Pakistani authorities have closed a major supply route for NATO troops fighting in Afghanistan in apparent retaliation for the killing of three Pakistani soldiers by NATO aircraft involved in a cross-border pursuit.
A statement from ISAF, the International Security and Assistance Force, said two helicopters initially crossed the border in the Kurram region briefly today while targeting suspected insurgents who had been firing on a coalition base from a position inside Afghanistan.
After the aircraft received fire from a position inside Pakistan, they re-crossed the border to target their attackers.
The statement said the pilots were "operating in self-defense" and "[killed] several armed individuals."
Hours after the incident, trucks and fuel tankers destined for foreign forces' positions in Afghanistan were stopped at the Torkham border post in the Khyber tribal region near the city of Peshawar.
RFE/RL's Radio Mashaal confirmed that Pakistani authorities had closed the post to NATO vehicles.
At the U.S. State Department, spokesman Philip Crowley downplayed the significance of the incident. "ISAF is working with the Pakistani government to investigate the incident earlier today," he said.
"We have multiple routes to be able to resupply our forces in Afghanistan. We are aware of, I think, one gate being closed and we're discussing that with the Pakistani government," Crowley added.
In a statement that reflected Islamabad's impatience, the Pakistani military said, "This is the third incident of its kind during the past week."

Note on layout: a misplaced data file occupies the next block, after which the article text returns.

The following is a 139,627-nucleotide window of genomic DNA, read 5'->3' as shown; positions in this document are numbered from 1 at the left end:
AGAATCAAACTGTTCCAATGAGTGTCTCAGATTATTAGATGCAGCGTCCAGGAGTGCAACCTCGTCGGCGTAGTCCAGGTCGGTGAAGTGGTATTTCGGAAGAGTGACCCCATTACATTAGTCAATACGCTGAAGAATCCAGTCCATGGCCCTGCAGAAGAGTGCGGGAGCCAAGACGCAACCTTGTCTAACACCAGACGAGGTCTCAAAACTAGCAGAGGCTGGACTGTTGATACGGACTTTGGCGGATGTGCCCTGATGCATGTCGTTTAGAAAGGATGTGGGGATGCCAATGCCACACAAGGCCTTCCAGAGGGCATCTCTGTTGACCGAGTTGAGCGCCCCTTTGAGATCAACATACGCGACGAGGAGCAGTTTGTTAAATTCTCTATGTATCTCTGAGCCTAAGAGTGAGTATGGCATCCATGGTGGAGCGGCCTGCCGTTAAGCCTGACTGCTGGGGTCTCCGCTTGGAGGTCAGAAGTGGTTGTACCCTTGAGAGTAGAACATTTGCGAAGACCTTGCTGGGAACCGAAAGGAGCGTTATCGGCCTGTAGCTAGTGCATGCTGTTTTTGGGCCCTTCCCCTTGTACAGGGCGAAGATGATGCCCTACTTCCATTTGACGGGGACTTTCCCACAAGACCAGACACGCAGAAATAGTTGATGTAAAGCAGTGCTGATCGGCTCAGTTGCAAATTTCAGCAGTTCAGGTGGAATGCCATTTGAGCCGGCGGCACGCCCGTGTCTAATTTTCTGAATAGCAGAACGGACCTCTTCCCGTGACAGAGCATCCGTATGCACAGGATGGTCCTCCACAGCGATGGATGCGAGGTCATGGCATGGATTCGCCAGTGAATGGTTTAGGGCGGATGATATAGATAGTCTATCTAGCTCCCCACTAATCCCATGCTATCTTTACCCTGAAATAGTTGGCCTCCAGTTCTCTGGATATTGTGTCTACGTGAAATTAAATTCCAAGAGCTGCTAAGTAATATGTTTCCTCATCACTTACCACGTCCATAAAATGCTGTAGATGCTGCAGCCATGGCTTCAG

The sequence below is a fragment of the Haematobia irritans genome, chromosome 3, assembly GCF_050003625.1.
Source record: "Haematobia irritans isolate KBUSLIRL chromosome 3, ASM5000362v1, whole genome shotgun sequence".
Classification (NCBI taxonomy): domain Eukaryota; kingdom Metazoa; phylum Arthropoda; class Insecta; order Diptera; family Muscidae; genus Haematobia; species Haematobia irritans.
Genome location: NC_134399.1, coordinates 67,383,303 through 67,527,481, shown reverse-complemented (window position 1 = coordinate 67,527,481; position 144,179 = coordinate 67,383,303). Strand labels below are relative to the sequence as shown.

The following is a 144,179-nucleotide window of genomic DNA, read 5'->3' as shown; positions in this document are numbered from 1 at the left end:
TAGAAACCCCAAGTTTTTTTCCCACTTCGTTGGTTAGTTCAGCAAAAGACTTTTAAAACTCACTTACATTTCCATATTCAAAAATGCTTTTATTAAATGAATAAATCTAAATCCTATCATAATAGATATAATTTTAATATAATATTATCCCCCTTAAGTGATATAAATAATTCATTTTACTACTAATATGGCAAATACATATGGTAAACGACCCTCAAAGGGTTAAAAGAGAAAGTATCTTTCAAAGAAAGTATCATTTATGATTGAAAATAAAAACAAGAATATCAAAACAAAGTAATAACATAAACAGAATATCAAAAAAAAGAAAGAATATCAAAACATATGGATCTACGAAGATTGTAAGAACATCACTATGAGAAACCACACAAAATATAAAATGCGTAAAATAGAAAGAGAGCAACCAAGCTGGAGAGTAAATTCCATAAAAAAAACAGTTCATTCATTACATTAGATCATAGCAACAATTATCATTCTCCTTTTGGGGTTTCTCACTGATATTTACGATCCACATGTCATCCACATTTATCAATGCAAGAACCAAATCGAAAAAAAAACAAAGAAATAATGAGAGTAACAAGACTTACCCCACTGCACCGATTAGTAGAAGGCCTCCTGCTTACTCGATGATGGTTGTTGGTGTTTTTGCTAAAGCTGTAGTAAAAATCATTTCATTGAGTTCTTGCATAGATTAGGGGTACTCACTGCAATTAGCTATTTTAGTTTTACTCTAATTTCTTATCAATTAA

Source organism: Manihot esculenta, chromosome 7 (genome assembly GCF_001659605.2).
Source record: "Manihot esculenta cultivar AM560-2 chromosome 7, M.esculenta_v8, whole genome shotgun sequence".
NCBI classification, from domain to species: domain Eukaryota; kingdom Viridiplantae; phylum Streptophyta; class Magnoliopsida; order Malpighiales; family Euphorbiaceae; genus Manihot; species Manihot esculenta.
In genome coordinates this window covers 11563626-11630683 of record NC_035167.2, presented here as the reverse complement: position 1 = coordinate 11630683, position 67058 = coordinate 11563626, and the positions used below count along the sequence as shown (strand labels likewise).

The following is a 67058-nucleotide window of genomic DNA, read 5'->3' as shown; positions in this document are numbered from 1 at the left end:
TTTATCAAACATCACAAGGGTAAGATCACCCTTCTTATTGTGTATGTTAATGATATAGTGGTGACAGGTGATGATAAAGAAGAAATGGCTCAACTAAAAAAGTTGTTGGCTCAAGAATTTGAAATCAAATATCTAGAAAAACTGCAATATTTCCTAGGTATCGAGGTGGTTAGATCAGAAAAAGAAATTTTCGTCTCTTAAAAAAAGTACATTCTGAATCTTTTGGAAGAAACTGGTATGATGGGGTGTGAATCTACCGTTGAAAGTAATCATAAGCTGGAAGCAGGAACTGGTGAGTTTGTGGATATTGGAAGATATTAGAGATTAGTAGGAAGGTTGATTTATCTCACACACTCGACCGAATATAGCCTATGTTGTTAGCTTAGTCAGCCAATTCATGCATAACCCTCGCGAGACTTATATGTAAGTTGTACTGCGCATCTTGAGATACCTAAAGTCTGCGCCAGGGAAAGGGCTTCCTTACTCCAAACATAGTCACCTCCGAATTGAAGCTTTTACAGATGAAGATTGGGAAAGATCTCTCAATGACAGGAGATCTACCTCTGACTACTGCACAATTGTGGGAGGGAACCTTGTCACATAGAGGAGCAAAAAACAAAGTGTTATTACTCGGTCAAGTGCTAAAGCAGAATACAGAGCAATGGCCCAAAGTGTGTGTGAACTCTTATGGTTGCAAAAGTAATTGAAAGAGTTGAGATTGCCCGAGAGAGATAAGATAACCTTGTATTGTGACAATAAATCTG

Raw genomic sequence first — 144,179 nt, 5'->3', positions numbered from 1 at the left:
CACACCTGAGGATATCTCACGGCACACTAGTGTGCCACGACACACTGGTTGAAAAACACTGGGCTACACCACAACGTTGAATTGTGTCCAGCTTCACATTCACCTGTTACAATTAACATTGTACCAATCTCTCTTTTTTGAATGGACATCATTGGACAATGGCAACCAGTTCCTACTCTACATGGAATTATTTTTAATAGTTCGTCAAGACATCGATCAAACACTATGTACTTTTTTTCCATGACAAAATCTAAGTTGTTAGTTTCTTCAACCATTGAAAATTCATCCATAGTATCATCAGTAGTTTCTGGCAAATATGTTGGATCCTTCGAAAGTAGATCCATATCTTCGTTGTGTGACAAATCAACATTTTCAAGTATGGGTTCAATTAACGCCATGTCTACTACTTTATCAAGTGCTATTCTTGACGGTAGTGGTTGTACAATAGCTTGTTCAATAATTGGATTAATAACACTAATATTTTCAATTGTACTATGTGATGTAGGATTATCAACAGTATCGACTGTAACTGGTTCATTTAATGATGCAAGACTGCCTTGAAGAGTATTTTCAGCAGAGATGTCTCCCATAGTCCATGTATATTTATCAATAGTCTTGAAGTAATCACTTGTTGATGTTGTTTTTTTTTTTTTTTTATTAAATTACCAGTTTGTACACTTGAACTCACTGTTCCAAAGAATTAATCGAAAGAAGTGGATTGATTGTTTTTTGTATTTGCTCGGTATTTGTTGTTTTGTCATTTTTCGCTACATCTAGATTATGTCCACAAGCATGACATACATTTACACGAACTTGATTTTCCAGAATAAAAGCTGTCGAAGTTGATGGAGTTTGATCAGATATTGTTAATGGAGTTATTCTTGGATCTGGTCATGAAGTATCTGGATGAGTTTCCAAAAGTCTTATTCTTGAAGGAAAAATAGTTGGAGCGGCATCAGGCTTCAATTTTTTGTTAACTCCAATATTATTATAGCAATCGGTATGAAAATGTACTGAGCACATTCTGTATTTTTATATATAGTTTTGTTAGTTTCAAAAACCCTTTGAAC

Pentagon spokesman Colonel David Lapan noted that the Pakistani statement said its forces "used rifle fire at the helicopters as a warning."
"You fire at helicopter in a combat zone, they usually take that as hostile and return fire," he said.
Lapan also said the Torkham border crossing closure had had "no immediate impact" on NATO resupply, but that could change if it remains closed. The bulk of non-lethal military supplies for NATO troops in Afghanistan pass through Pakistan.
Pakistan is a crucial ally for the United States in its efforts to stabilize Afghanistan, but analysts say border incursions and disruptions in NATO supplies underline growing tensions in the relationship.
The United States has recently increased the number of missile strikes by pilotless drone aircraft on militant targets inside Pakistan. In September there were 21 strikes, the highest monthly total since the strikes began in 2008.
The State Department's Crowley said the United States "takes seriously [its] responsibilities as a partner" to Pakistan.
with agency material and RFE/RL's Radio Mashaal